Realidade was first occupied 40 years ago, when Brazil’s government – then a military dictatorship – established a land distribution policy highly favorable to outsiders, while also surveying and constructing the original BR-319, an 890 kilometer (560 miles) road that connects the city of Manaus in Amazonas state, to Porto Velho, and the rest of Brazil.

Map by Gustavo Faleiros/InfoAmazonia Source: MapBox , RAISG (roads, protected areas and indigenous Lands), Global Forest Change – UMD (Deforestation 2000-2016), INCRA (Land settlements).

However, the Amazon’s brutal annual rainy season soon turned the road to muck and mire, curbing business for part of the year, which discouraged any major influx of entrepreneurs from the South and other regions.

It was only recently in 2010, when the federal government resumed investment in improving the highway, that more people started to arrive. Today, Realidade is home to an estimated 7,000 residents. And already, the village has spread beyond the federally donated lands of the 1970s, sprawling into terrain on the opposite side of the BR-319. That growth has come with forest clearing, deforestation from which Balbinotti’s sawmill, and mills belonging to others, have benefited.

“The things here are getting better and better,” Balbinotti told us. His company processes around 1,000 cubic meters (35,000 cubic feet) of sawed timber per year, a quantity that would fill at least 50 trucks. This year was the first time since he arrived that he managed to transport his products during the rainy season.

Balbinotti’s mill is just one of eight installed in Realidade, although only four have been operating full time. With BR-319 improvements imminent, and already extending the lumber export season, and with sawmills the main economic activity of the village, Realidade is pushing up the deforestation rate in the southern part of Amazonas state, as well as helping increase the number of unofficial roads there.

In the past decade, the amount of logging roads in the Realidade area steadily increased by an average of 17 kilometers (10.5 miles) per year. By 2017, there was a total of 305 kilometers (190 miles) of drivable pathways through the forest. These unofficial dirt roads bring more deforestation, degradation and fragmentation. Between 2000 and 2016, deforestation rose by 62 percent within an IDESAM, environmental NGO, study area covering 1,100 square kilometers (425 square miles) on either side of the BR-319.

Hugo Loss, IBAMA’s Technical and Environmental Chief, who coordinates forest inspections in the state, said that actions combatting illegal deforestation in southern Amazonas are frequent. The main focus of crackdowns on illegal activities still focuses on cities, districts and villages along the Transamazonica highway, which crosses the BR-319. But he acknowledges that there is also deforestation pressure in the Realidade area. And inspections there have already been stepped up. “There is a warming up of that economy, with the opening of new sawmills and people migration,” he said.

The story of Realidade is also the story of other small, but expanding, municipalities along the BR-319, BR-230, and the Transamazon highway in places like Apuí, Cento e Oitenta and Boca do Acre, where the fishbone pattern of forest fragmentation as seen from the air is now being replicated.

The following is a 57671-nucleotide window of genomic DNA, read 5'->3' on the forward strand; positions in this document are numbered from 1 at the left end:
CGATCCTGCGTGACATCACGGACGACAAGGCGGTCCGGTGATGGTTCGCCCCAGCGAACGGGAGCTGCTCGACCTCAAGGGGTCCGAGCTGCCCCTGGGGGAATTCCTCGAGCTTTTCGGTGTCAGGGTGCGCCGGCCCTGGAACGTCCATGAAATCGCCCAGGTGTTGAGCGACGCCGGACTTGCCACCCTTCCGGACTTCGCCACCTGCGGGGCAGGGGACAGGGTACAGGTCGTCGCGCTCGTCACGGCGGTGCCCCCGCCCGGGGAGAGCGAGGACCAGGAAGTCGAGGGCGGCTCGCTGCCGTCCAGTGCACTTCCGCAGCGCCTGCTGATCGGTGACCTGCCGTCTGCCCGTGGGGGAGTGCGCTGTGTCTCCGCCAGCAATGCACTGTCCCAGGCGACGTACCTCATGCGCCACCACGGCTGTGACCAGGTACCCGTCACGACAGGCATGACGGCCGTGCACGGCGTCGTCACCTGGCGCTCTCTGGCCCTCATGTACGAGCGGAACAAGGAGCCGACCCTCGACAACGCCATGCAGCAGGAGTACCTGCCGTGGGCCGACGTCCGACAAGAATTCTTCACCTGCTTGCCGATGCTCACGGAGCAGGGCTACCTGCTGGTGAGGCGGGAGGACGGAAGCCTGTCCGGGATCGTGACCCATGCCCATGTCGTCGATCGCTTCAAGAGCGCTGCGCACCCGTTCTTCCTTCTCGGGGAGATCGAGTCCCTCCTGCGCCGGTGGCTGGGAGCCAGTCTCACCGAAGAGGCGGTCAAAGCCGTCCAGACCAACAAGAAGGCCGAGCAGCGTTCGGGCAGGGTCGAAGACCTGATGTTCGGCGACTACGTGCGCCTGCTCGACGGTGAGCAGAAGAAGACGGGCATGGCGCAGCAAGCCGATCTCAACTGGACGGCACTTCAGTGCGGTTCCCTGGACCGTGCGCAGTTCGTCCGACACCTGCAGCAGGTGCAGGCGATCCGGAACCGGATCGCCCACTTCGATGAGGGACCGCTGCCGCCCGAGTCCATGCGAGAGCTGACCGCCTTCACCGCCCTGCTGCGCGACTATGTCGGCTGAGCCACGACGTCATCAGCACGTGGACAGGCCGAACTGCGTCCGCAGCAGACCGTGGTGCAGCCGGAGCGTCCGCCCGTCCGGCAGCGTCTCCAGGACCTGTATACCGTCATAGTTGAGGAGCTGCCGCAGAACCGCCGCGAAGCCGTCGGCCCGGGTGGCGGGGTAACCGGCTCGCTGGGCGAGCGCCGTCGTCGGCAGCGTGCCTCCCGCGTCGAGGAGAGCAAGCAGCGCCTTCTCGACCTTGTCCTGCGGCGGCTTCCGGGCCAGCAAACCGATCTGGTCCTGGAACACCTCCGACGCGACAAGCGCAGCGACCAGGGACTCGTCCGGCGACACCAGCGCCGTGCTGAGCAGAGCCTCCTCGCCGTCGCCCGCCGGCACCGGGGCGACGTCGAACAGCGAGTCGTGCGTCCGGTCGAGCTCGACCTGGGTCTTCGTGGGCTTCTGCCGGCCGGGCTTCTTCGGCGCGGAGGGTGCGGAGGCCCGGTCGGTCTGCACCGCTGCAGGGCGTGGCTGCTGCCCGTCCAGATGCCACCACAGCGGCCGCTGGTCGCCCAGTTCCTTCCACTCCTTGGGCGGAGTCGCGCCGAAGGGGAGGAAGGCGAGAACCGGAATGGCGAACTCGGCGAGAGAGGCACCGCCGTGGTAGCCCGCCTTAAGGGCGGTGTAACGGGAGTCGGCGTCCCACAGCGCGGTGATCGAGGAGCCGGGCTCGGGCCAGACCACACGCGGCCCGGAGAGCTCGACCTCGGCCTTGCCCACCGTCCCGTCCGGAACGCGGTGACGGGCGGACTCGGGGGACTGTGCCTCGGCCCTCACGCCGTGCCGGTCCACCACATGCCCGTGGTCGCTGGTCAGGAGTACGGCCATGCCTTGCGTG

It also represents a timeworn Amazon deforestation scenario well known to conservationists, scientists, and indigenous and traditional peoples across the region, from the Xingu river valley, to the Tapajós basin: first comes the pavement granting ready access to the rainforest, then comes deforestation, cattle, crops, more immigration and more exploitation.

In fact, an improved BR-319 is poised to seriously impact not just one river valley, but two. The road is located on the divide between the Purus and Madeira river basins. This vast area, known as an interfluve (slightly higher ground between two watersheds), runs roughly north to south for many miles, and is recognized by conservationists as important habitat for endemic species. The moist forest found on both sides of the highway is still understudied, but recent expeditions have confirmed the existence of new species of birds and amphibians. The World Wide Fund for Nature calls the region “remarkably intact.”

However, the paving of the BR-319, and the early but worsening assaults on the Purus-Madeira moist forest ecoregion, if allowed to go on uncontrolled, could ultimately have far more than local impacts.

Scientists warned earlier this year that the Amazon is approaching a critical tipping point, beyond which increasing deforestation, combined with escalating climate change, could trigger regional shifts toward a hotter-dryer climate paradigm, with far less rain and deepening drought causing large parts of the Amazon to convert from tropical rainforest (with high carbon storage capacity) to savanna (with lower carbon storage capabilities).

Such a climate and biome tranformation – should it occur – would not only adversely affect Realidade and Brazil, but South America and the wider world.

Article published by Willie Shubert
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